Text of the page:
April 29, 2003

Networld+Interop 2003

I just got back from the first day of Networld+Interop 2003
here in Las Vegas. 

John Chambers from Cisco did the Keynote speech early in the
morning.  Nothing new, just a lot more pitches for new products.  There was even a contrived script acting (a bit of Hollywood here).  Cisco set up a
play-pretend building-construction company in order to show how its products can
help streamline and optimize the business.  Chambers then play-acted with some
of his marketing folks to show how seamless their technology fits into the
business flow.  All this is in attempt to WOW the 2 to 3 thousand attendees who
sat through the presentation.  Unfortunately they don't tell you that the
products being presented are just a few days new.  They also don't tell you that
the cost to set up such an infrastructure would put any business person's
pocketbooks on fire.  Applied to the construction business where costs are
particularly scrutinized, the whole scenario just doesn't make any sense.

It was an interesting scenario though.  But had I wanted to see
science-fiction, I would rent a copy of Minority Report.  Chambers and Co. could have at least consulted a real construction business. They could have played real-world cost/benefits trade-offs.... but then that wouldn't have fit into the imaginary story.
The same sort of theme continued in the exhibits area.  There were companies
galore and and this time the hot theme was Wi-Fi.  
Everyone was pushing hot products. 

Come see our cool product the IG3920, the Iron9293, the NetSpeed
92939, etc...
we are the global leader in gazoo-mazig,
our product is used by 29 gazillion companies in the world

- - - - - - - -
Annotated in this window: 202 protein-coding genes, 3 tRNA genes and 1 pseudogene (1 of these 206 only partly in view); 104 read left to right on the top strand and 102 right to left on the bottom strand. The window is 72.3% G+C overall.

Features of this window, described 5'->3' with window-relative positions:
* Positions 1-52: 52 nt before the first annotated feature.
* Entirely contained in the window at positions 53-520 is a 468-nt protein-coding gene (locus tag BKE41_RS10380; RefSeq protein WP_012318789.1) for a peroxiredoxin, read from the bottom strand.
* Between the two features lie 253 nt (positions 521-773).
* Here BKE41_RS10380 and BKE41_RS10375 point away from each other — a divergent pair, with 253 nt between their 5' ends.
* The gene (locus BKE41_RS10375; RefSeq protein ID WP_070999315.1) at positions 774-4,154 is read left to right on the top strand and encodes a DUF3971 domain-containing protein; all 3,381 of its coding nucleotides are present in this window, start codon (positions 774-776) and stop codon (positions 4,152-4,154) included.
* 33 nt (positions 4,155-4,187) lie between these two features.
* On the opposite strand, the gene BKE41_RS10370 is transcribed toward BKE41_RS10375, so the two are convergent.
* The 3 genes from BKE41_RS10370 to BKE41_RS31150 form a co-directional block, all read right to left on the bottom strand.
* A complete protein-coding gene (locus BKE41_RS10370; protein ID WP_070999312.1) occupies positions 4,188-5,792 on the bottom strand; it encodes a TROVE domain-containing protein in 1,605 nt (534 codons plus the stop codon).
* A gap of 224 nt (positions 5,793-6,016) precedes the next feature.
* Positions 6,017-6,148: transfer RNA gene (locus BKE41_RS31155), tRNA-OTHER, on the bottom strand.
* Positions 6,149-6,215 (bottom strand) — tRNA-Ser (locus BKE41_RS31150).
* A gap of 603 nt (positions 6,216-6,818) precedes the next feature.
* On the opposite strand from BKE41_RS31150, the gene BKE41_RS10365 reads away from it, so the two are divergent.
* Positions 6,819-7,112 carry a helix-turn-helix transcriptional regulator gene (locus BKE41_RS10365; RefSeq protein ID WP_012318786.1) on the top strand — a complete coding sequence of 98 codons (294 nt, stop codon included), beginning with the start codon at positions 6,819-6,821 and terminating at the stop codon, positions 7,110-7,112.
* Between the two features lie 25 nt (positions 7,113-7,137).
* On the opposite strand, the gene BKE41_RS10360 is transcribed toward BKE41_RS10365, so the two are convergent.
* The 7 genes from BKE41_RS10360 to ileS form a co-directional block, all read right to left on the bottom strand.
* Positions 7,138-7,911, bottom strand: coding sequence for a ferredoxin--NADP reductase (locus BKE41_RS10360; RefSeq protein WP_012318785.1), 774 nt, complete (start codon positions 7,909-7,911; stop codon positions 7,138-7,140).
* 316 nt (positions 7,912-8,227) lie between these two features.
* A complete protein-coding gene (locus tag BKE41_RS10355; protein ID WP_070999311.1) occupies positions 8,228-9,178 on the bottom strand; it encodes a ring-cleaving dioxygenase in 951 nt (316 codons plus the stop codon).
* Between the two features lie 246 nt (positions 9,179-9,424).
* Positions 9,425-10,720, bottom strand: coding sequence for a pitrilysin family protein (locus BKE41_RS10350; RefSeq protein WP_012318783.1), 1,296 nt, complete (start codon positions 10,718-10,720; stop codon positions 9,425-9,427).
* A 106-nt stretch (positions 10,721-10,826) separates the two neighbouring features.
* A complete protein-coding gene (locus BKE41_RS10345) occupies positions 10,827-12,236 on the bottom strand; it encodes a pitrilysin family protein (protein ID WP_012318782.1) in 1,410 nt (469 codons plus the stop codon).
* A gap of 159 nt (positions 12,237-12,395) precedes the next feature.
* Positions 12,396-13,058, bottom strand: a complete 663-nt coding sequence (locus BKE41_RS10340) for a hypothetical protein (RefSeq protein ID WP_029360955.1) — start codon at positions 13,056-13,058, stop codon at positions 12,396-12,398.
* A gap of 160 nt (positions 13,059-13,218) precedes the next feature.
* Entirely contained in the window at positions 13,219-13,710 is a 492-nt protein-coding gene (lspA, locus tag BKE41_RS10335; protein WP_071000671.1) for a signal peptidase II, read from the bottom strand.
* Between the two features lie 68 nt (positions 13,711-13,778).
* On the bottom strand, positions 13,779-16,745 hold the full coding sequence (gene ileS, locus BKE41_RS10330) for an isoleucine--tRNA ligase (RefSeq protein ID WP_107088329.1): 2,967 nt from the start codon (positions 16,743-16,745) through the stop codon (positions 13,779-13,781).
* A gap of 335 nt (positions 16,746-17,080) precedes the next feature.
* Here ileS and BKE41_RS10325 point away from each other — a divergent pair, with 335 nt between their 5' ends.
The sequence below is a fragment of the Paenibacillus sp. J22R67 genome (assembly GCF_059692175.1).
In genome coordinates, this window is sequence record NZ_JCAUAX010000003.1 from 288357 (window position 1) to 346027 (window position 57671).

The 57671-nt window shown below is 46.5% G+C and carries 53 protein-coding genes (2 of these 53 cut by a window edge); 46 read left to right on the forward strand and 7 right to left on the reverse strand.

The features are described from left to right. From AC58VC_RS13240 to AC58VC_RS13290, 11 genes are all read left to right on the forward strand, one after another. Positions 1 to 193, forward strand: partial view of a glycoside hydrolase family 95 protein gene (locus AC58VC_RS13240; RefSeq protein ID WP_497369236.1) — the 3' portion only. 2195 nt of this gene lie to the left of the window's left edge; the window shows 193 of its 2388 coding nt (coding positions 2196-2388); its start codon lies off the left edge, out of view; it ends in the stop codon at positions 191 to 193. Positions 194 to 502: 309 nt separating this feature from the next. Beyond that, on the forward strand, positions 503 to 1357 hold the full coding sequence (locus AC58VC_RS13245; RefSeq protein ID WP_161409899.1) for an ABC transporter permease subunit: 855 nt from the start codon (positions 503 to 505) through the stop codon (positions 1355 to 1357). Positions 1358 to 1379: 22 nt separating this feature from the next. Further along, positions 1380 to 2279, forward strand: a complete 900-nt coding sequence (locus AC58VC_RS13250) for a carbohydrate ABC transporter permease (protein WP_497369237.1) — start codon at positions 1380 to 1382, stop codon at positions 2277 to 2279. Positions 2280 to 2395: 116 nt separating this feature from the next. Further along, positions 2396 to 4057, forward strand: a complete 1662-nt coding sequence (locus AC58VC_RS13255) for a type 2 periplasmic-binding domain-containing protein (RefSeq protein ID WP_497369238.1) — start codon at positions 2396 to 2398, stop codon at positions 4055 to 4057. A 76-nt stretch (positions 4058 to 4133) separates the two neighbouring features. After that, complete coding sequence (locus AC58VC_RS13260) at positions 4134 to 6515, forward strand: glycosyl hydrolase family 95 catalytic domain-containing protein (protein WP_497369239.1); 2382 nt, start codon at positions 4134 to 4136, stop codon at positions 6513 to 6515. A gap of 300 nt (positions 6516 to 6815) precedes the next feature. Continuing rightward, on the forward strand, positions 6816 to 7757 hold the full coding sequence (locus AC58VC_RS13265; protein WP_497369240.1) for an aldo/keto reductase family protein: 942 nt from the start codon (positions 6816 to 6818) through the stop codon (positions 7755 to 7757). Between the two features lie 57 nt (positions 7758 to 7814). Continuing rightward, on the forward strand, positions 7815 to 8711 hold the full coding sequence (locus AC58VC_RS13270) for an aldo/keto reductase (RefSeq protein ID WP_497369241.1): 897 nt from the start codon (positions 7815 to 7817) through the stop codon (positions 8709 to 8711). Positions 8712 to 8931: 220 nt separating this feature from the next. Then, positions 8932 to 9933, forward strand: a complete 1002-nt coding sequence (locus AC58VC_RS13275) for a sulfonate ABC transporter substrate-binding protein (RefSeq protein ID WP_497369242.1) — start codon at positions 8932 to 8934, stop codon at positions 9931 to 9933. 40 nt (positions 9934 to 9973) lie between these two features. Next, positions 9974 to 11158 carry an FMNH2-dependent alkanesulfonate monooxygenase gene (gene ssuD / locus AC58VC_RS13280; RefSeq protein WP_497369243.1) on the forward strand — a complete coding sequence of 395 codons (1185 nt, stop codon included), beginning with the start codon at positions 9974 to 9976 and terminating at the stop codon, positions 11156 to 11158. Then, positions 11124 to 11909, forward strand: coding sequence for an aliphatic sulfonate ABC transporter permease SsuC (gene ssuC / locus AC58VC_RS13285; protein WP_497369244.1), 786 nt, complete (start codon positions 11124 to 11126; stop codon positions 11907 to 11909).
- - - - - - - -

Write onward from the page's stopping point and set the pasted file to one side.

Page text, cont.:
After noticing a couple of these, it became funny. Then it became tiresome because I began to wonder if the speaker knows or even cares about what he is jabbering.
More pipes.  More gee-wiz.  I could swear the person giving the speeches at each
company must have degrees in snake-oil
Get a clue.... we're in a recession.  Everybody has got too much
gee-wiz already.  No one seems to be answering the only question in
business:  How do we make money from all the existing gee-wiz? 
Bits are... after all... only bits.  I didn't see a product that showed an
interesting way of using the bits.  Just more products pushing more bits. 
I don't think the theme of the show has changed from the one in 1999.

Posted by Hoang at 03:47 PM | Add the first comment | Technology

April 22, 2003

Hard Disk Sizes

Rule of thumb when buying hard disks.  Disk manufacturers round-up the numbers when they sell their drives.  This gives the buyers a false sense that they are buying a larger drive than it actually is.  The correct use of computer terminology is:

1 Kilobyte    =   1024 bytes
1 Megabyte  =   1024 kilobytes
1 Gigabyte   =   1024 megabytes  =  1024 * 1024 * 1024  =  1,073,741,824 bytes

The manufacturer claims that they use the following measurement which in reality translates to the following definition.

1 Kilobyte  =  1000 bytes
1 "Gig"   = 1,000,000,000 bytes

This redefinition of basic computer terms creates a ramification.  The new interpretation translates to a new reality:

100 "Gigs"    =   100,000,000,000 bytes   =  93.13226 gigabytes
120 "Gigs"    =   111.7587 gigabytes
150 "Gigs"    =   139.6984 gigabytes
200 "Gigs"    =   186.2645 gigabytes
250 "Gigs"    =   232.8831 gigabytes

As you can see, the smaller the drive is, the smaller the fib.  The larger the drive becomes, the difference from the truth becomes noticably visible.  Of course, the benefit goes to the manufacturers who can claim that they are selling a larger drive than it actually is.